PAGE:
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Debunking wine myths: What to look out for

Why they may not be true after all....

Debunking wine myths

Myth: Wine legs mean a better wine

wine legs

Do legs or ‘tears’ mean better quality? Credit: Credit: PhotoAlto sas / Alamy Stock Photo

The reality is that ‘legs tell you relatively little about the wine’, says Matt Walls.

Myth: Putting a spoon in Champagne keeps it fizzy

spoon in champagne

Credit: Gunter Kirsch / Alamy Stock Photo

Really, there’s no evidence that proves this. You’re better off using a Champagne stopper.

Myth: Sulphites cause hangovers

Sulfur dioxide

Although a few people are allergic to sulphites, in most cases, hangovers are caused by dehydration from alcohol, not the sulphites in the wine.

Myth: A wine punt means a better quality wine

wine bottles punt

This is not a universal rule, and some styles – like Riesling, for example – never have a punt.

Myth: White wine doesn’t go with red meat

red meat with white wine, cordon bleu

Red meat with white wine? Do it, says Matthieu Longuère MS. Credit: Le Cordon Bleu London

Take other factors in to consideration – like acidity, age, oak – rather than just the colour of the wine.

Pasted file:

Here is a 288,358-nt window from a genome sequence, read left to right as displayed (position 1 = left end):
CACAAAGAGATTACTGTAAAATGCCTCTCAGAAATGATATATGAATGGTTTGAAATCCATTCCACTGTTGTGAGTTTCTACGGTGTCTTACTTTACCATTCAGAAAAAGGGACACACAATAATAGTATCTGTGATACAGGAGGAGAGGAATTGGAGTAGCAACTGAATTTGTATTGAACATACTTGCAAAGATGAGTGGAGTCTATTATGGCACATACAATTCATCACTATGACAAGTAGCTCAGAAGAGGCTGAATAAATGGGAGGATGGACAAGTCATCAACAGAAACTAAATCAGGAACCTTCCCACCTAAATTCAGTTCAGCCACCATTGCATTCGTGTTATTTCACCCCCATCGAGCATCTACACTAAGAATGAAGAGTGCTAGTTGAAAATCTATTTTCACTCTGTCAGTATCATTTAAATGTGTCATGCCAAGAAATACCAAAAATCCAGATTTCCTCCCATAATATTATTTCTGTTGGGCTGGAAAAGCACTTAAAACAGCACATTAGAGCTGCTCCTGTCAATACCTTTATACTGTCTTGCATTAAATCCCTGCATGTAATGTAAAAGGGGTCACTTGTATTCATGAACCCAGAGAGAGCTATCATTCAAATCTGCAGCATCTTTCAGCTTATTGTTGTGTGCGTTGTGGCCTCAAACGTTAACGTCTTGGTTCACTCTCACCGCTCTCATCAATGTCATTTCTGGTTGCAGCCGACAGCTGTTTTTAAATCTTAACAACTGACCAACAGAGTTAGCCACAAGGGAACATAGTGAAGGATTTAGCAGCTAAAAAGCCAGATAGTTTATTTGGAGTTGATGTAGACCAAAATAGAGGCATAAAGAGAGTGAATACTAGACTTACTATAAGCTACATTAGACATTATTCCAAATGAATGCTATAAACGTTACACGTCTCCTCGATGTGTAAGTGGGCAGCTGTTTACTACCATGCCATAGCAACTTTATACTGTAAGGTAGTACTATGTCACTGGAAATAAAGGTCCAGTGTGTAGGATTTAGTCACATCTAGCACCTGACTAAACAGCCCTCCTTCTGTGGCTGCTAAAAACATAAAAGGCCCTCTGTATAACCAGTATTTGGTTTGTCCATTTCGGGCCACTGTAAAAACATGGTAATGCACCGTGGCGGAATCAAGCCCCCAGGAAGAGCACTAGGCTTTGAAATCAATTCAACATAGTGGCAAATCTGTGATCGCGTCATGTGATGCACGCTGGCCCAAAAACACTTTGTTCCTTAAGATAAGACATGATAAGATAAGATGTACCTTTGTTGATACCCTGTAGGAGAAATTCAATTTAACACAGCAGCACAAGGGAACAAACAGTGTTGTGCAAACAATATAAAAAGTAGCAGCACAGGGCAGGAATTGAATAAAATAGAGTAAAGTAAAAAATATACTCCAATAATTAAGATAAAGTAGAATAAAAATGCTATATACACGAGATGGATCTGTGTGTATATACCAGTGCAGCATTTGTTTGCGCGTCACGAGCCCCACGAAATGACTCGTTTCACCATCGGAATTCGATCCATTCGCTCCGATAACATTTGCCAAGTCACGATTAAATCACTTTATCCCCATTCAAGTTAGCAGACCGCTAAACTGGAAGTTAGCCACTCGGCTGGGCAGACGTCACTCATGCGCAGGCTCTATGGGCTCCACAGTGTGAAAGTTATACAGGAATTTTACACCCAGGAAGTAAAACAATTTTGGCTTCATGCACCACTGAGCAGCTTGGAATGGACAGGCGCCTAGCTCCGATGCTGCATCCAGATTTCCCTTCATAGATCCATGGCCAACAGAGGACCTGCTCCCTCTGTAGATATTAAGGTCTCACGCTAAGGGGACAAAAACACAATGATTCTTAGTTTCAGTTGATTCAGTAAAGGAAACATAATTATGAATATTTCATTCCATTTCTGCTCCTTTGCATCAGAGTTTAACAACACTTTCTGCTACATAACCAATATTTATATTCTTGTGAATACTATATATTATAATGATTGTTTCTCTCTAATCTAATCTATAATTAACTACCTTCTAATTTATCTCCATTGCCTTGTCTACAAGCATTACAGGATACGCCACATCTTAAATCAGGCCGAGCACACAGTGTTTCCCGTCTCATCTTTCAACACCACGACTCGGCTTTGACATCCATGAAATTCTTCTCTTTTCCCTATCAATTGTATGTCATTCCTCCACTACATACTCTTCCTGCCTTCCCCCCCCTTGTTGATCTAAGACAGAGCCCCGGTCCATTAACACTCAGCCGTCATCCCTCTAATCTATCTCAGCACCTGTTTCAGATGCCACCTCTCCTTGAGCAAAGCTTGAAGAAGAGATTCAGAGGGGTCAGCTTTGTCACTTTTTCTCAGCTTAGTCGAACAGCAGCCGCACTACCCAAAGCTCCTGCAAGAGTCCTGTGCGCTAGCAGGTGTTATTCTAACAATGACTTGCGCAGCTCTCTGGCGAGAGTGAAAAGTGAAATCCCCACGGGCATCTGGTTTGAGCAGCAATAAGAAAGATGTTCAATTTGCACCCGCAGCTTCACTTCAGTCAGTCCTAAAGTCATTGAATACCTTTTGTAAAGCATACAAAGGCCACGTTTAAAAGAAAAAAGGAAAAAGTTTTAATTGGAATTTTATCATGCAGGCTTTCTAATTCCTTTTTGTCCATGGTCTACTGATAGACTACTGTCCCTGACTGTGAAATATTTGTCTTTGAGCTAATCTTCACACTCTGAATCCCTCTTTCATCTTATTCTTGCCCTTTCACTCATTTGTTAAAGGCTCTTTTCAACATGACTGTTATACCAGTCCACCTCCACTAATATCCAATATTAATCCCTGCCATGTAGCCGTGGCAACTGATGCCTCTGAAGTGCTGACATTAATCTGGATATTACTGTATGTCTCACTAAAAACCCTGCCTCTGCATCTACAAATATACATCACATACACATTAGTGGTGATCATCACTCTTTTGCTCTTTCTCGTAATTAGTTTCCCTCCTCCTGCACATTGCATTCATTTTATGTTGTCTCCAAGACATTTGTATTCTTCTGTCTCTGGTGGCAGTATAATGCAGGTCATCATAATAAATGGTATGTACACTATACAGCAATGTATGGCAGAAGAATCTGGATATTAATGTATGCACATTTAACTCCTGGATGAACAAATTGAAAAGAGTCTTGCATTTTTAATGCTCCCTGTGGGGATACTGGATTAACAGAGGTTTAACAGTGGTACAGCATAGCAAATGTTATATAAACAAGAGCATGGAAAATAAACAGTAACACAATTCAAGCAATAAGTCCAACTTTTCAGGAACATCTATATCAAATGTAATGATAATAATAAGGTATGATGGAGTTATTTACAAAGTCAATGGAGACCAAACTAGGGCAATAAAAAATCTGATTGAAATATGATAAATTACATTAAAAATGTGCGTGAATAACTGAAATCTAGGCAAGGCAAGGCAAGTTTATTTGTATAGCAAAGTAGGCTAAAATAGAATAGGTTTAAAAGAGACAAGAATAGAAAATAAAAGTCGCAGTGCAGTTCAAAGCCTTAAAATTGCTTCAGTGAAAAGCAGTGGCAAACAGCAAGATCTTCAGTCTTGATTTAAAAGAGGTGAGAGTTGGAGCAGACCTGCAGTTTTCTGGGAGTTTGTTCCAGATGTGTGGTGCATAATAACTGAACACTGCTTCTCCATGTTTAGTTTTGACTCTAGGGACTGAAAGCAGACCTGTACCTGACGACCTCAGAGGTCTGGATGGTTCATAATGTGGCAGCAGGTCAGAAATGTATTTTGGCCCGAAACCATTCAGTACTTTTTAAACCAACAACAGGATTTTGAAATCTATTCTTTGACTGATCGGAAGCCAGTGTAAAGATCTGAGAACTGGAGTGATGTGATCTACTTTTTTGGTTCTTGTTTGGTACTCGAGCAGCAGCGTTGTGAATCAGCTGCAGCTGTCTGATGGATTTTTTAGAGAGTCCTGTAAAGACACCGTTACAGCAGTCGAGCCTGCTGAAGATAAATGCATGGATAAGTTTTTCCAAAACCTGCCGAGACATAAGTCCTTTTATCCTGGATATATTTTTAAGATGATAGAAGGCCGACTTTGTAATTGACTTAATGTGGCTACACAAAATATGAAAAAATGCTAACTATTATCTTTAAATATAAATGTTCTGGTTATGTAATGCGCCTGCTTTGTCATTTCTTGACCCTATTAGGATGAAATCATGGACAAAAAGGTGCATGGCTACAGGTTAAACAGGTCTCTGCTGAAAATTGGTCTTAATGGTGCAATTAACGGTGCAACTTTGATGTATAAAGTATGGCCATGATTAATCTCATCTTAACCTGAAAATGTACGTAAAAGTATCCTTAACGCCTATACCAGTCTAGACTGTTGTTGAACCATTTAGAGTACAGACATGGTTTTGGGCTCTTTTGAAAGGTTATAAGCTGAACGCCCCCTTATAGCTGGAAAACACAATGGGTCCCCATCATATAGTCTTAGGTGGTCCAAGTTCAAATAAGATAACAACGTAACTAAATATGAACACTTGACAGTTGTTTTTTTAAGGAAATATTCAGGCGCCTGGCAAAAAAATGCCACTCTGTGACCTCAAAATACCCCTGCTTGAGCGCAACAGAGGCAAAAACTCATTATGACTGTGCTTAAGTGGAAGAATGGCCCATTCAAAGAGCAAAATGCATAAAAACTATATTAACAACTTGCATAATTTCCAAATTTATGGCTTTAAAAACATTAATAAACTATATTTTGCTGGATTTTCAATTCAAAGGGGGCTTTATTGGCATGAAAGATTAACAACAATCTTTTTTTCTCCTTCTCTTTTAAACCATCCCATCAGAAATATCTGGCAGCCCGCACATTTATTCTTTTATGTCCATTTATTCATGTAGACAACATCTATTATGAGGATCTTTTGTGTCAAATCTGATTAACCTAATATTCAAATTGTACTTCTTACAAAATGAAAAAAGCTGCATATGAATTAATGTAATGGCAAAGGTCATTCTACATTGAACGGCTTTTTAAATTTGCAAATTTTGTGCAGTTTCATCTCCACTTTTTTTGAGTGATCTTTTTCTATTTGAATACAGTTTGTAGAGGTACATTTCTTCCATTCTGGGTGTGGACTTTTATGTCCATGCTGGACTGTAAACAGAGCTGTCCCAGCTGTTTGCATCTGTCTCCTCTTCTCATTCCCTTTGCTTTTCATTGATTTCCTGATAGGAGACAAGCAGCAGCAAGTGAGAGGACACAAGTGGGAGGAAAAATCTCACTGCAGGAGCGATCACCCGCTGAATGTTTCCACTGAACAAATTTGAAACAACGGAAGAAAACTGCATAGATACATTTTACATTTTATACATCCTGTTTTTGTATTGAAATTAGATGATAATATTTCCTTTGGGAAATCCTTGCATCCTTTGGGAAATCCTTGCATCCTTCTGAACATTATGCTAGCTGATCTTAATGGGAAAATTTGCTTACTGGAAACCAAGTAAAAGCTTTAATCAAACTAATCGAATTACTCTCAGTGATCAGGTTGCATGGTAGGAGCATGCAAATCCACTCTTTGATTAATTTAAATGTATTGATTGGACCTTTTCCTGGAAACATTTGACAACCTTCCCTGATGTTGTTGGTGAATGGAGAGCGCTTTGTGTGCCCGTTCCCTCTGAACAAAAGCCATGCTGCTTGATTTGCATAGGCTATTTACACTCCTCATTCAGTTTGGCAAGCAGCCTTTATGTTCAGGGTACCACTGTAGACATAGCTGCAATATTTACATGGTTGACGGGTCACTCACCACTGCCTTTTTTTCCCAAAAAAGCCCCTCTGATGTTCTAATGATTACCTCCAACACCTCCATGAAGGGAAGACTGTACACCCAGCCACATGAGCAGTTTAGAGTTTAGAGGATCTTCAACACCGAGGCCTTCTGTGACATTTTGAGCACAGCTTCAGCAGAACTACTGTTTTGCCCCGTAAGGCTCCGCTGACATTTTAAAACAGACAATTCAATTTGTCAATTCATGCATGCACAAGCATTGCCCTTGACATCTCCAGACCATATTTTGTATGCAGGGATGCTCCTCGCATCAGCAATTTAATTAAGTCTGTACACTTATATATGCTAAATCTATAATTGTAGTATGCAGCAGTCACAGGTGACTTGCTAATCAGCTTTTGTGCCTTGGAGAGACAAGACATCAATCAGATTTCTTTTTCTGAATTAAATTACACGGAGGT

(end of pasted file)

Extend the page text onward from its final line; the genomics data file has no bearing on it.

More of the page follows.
Myth: Only white wine pairs with fish 

james bond, wine quote, decanter

‘Red wine with fish. Well, that should have told me something.’ James Bond in ‘From Russia with Love’ in 1963. Credit: Pen.

Again, there are other factors to consider. The main rule is don’t go for anything too tannic with fish.

Myth: Pale rosé wine is better

pairing rosé wines with food

Pale, delicate coloured roses from Provence have grown in popularity, and it’s become a trend for winemakers to try and keep the colour very pale. But that doesn’t necessarily mean that deeper coloured roses are worse quality wines.

Myth: Red wine should only be served room temperature

best reds to chill

Credit: Mike Prior/ Annabelle Sing/ Decanter

There are plenty of lighter style red wines that benefit from being lightly chilled – especially in the summer months.

Myths: All Champagne should be kept to age

Champagne cellar

Credit: Cath Lowe / Decanter

Non-Vintage Champagne is generally made to be ready-to drink. Our experts say you can keep it a couple of years but not much longer. Vintage Champagnes are the ones that benefit from some cellaring.

Find more wine questions answered here. 


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